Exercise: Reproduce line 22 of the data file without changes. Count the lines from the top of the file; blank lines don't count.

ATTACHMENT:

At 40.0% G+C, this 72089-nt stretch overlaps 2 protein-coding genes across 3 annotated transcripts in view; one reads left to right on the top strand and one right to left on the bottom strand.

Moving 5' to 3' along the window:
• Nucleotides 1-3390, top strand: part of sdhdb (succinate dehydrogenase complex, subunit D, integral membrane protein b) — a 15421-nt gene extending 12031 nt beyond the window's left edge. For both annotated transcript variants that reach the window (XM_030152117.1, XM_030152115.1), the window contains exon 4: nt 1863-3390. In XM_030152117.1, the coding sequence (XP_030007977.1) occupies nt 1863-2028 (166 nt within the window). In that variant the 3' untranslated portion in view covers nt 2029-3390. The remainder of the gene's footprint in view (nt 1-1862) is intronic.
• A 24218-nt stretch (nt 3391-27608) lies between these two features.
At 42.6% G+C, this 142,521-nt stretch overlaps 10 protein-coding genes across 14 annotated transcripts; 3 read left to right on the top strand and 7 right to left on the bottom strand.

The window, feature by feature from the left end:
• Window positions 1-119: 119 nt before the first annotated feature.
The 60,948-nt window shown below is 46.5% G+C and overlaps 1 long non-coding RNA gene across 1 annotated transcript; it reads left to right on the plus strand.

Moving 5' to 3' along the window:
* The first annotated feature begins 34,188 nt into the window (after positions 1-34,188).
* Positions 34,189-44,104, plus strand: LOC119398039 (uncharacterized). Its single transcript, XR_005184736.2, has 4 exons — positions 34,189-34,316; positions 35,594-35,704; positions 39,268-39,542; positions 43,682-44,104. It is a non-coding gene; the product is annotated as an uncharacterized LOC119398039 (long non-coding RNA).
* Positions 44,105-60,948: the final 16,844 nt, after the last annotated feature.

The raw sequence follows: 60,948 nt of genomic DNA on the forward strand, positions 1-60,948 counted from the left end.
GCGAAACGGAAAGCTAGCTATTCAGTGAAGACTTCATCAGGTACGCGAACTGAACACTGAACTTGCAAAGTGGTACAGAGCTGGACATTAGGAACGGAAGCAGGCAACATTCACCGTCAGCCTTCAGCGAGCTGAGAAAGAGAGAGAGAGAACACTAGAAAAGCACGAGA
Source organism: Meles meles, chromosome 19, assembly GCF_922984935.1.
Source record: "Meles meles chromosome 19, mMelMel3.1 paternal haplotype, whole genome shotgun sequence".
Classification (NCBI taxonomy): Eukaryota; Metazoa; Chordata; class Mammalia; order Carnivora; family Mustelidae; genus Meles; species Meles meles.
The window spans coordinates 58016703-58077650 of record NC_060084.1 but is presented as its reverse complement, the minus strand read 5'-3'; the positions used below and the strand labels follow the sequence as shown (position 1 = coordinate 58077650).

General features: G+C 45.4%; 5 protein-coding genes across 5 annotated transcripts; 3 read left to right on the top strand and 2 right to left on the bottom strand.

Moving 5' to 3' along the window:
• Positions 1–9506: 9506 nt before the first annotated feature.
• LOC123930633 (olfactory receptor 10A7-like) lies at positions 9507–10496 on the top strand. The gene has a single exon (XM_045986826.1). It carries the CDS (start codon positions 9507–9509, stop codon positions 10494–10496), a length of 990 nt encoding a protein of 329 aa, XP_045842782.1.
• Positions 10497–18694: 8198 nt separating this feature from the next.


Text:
• LOC123930633 (olfactory receptor 10A7-like) lies at positions 9507–10496 on the top strand. The gene has a single exon (XM_045986826.1). It carries the CDS (start codon positions 9507–9509, stop codon positions 10494–10496), a length of 990 nt encoding a protein of 329 aa, XP_045842782.1.